That objection is especially pertinent to King Lear, with its exploration of the extremes of cruelty and compassion in human behavior, a play in which “complexity and difficulty” are of the essence. Some of the most damaging cuts occur in the scenes where Albany, long absent from the play, returns as a fresh judge of his wife and her sister, Regan, comparing their treatment of Lear to the behavior of “Tigers, not daughters.” The outrage that Albany expresses at the inhumanity of Cornwall, Goneril, Regan, and Edmund is there for a purpose, to remind us of the human values that make community possible, as the action before us descends into savagery.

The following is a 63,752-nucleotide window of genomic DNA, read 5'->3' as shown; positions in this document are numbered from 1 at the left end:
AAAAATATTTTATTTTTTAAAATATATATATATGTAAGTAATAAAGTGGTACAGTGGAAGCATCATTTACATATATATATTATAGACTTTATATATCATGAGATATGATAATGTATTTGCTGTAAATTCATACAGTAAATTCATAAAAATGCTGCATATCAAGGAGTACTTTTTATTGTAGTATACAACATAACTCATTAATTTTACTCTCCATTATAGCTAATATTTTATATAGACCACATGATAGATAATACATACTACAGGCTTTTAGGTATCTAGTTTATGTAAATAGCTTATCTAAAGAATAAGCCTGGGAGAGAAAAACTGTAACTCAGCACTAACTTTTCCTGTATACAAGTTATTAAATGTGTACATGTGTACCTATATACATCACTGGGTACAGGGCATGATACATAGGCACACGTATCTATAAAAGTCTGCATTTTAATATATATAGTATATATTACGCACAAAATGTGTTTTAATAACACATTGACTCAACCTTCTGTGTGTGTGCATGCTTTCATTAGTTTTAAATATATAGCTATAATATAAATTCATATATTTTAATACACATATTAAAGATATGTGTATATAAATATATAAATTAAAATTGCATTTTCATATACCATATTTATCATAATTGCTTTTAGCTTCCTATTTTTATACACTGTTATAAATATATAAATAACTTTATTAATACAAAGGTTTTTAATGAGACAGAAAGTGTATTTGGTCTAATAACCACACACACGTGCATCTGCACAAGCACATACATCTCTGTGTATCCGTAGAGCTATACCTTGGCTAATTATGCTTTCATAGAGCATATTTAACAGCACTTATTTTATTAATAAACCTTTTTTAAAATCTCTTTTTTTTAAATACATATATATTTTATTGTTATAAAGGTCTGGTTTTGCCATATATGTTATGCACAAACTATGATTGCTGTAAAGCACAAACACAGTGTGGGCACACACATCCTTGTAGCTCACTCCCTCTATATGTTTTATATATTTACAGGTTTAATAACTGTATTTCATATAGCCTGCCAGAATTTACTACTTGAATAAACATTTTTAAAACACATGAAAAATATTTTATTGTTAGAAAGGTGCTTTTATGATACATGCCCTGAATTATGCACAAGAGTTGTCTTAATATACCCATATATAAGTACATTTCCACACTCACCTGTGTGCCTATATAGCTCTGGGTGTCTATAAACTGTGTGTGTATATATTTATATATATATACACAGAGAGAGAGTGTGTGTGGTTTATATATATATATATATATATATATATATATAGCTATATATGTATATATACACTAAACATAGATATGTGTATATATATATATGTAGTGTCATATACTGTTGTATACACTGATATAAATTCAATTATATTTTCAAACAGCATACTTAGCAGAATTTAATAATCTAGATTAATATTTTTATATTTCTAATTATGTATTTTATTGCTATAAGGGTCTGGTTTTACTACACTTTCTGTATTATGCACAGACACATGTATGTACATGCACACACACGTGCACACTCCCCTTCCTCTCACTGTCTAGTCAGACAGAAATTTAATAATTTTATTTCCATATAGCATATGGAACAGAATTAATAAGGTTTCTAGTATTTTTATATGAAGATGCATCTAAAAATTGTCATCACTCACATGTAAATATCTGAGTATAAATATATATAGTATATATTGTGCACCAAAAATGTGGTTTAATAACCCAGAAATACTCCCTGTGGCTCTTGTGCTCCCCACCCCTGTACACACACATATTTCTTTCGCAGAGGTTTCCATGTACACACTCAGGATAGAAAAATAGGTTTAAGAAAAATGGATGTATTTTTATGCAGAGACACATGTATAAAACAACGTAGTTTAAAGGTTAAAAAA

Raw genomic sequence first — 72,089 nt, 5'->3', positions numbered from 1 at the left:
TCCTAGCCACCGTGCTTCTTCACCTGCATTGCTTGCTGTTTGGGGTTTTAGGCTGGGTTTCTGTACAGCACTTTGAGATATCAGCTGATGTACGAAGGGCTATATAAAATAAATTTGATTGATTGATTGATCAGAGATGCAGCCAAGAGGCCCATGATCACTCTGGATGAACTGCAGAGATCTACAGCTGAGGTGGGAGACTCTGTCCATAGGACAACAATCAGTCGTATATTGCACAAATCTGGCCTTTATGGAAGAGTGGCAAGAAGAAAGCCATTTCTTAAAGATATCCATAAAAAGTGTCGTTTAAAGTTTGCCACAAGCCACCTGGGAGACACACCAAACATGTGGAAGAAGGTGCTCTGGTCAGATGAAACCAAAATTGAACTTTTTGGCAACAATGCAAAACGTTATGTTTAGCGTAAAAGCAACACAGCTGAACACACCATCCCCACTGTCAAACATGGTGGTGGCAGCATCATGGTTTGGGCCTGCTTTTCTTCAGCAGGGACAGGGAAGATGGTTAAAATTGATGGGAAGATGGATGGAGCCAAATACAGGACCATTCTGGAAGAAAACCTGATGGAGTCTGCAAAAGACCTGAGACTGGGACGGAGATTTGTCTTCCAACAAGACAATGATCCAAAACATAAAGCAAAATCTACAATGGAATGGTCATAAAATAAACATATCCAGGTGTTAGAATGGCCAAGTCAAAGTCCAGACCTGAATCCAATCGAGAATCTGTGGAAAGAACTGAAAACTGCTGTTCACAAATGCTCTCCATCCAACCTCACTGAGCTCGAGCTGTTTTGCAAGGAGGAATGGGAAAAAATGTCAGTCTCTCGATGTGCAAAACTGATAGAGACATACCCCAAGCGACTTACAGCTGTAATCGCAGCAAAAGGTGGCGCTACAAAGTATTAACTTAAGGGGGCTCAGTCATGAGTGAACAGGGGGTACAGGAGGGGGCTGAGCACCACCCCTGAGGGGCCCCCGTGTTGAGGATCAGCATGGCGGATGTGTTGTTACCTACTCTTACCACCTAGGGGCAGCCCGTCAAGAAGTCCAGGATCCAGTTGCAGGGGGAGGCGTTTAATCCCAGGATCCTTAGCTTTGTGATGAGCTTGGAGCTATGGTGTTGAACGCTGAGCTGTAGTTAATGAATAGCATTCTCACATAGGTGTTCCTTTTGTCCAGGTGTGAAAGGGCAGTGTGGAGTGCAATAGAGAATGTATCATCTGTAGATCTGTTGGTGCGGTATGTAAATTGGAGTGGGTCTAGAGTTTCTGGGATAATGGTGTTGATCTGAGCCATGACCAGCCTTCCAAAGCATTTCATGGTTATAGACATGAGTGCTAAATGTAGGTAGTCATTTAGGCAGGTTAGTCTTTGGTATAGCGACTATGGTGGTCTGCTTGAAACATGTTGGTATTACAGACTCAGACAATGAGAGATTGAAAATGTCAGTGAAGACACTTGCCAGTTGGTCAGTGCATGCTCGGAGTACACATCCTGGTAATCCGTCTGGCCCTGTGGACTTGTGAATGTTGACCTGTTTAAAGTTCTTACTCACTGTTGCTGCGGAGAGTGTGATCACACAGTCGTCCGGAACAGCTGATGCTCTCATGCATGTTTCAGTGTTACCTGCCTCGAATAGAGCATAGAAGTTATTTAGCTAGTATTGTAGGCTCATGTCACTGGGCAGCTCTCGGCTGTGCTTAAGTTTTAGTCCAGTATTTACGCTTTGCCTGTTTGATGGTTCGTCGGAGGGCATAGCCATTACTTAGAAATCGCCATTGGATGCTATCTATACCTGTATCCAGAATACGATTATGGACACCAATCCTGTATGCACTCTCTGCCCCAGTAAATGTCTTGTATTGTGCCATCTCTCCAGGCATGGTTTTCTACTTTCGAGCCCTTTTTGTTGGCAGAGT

In theorizing that Shakespeare was responsible for the Folio omissions, the revisionists placed themselves in the unenviable position of having to endorse the cuts made by the King’s Men out of theatrical expediency. But in doing so, the Two Versions theorists had to find literary-critical arguments to legitimize the theater company’s omissions. Several of the independent critics whose views I bring together for the first time, pointed out that the revisionists’ concept of “theatricality” is a post facto rationalization of the Folio cuts, which are in fact theatrically impractical. After the terrible scene of Cornwall blinding Gloucester, the Folio omits the compassionate response of Cornwall’s servants, who tend the old man, fetching some egg whites to dress his wounds and finding a guide for him. Their dialogue is not only a crucial representation of the human wish to help others suffering from injustice and cruelty that makes this play unique among Shakespeare’s tragedies — Lear is tended by Kent, Gloucester, the Fool, and Cordelia; Gloucester by his son Edgar — but it is a theatrical necessity, and cutting it leaves only 14 lines for the actor playing Gloucester to have his eyes bandaged and change his clothes. The Folio cuts the whole of Act Four, Scene Three, in which we see Cordelia again for the first time since the opening scene, 2,000 lines earlier, a longer absence than any other major character in Shakespeare. The audience needs to see the intensity of her love for her father and to be reassured that she comes from France to rescue, not to conquer. The scene also brings us news of Lear, gradually regaining his sanity and experiencing profound shame at the way he has treated Cordelia, an essential preliminary stage to the later scene where we see him reunited with her. One revisionist critic justified the omission of 4.3 since it is “at best forgettable”; another described it as “dispensable” and “hardly necessary.” In justifying the Folio’s damaging cut, the Two Versions theorists did further damage — but to their standing as literary critics.